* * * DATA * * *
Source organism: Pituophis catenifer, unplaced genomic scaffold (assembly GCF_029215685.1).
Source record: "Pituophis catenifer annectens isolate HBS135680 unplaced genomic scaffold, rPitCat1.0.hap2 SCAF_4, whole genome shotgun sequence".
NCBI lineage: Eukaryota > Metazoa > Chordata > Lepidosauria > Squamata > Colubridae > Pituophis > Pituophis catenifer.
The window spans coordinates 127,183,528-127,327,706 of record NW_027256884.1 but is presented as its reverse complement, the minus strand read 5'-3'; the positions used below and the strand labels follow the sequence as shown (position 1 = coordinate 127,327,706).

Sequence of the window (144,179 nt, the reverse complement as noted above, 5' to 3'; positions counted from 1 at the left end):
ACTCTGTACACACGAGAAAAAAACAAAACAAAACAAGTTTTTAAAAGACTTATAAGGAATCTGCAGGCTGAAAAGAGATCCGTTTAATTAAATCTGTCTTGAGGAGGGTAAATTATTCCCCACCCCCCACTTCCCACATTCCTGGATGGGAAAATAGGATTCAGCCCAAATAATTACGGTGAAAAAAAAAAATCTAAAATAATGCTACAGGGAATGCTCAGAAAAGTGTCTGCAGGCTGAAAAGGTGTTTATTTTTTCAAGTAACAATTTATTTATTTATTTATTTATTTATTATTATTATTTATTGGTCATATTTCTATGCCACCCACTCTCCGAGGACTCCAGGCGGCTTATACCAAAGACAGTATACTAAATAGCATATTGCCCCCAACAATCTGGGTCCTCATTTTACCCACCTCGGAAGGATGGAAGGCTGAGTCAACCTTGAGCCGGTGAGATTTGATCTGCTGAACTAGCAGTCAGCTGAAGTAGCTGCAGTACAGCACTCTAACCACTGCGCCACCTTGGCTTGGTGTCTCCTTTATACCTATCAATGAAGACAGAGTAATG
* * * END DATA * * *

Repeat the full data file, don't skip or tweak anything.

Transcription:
Source organism: Pituophis catenifer, unplaced genomic scaffold (assembly GCF_029215685.1).
Source record: "Pituophis catenifer annectens isolate HBS135680 unplaced genomic scaffold, rPitCat1.0.hap2 SCAF_4, whole genome shotgun sequence".
NCBI lineage: Eukaryota > Metazoa > Chordata > Lepidosauria > Squamata > Colubridae > Pituophis > Pituophis catenifer.
The window spans coordinates 127,183,528-127,327,706 of record NW_027256884.1 but is presented as its reverse complement, the minus strand read 5'-3'; the positions used below and the strand labels follow the sequence as shown (position 1 = coordinate 127,327,706).

Sequence of the window (144,179 nt, the reverse complement as noted above, 5' to 3'; positions counted from 1 at the left end):
ACTCTGTACACACGAGAAAAAAACAAAACAAAACAAGTTTTTAAAAGACTTATAAGGAATCTGCAGGCTGAAAAGAGATCCGTTTAATTAAATCTGTCTTGAGGAGGGTAAATTATTCCCCACCCCCCACTTCCCACATTCCTGGATGGGAAAATAGGATTCAGCCCAAATAATTACGGTGAAAAAAAAAAATCTAAAATAATGCTACAGGGAATGCTCAGAAAAGTGTCTGCAGGCTGAAAAGGTGTTTATTTTTTCAAGTAACAATTTATTTATTTATTTATTTATTTATTATTATTATTTATTGGTCATATTTCTATGCCACCCACTCTCCGAGGACTCCAGGCGGCTTATACCAAAGACAGTATACTAAATAGCATATTGCCCCCAACAATCTGGGTCCTCATTTTACCCACCTCGGAAGGATGGAAGGCTGAGTCAACCTTGAGCCGGTGAGATTTGATCTGCTGAACTAGCAGTCAGCTGAAGTAGCTGCAGTACAGCACTCTAACCACTGCGCCACCTTGGCTTGGTGTCTCCTTTATACCTATCAATGAAGACAGAGTAATG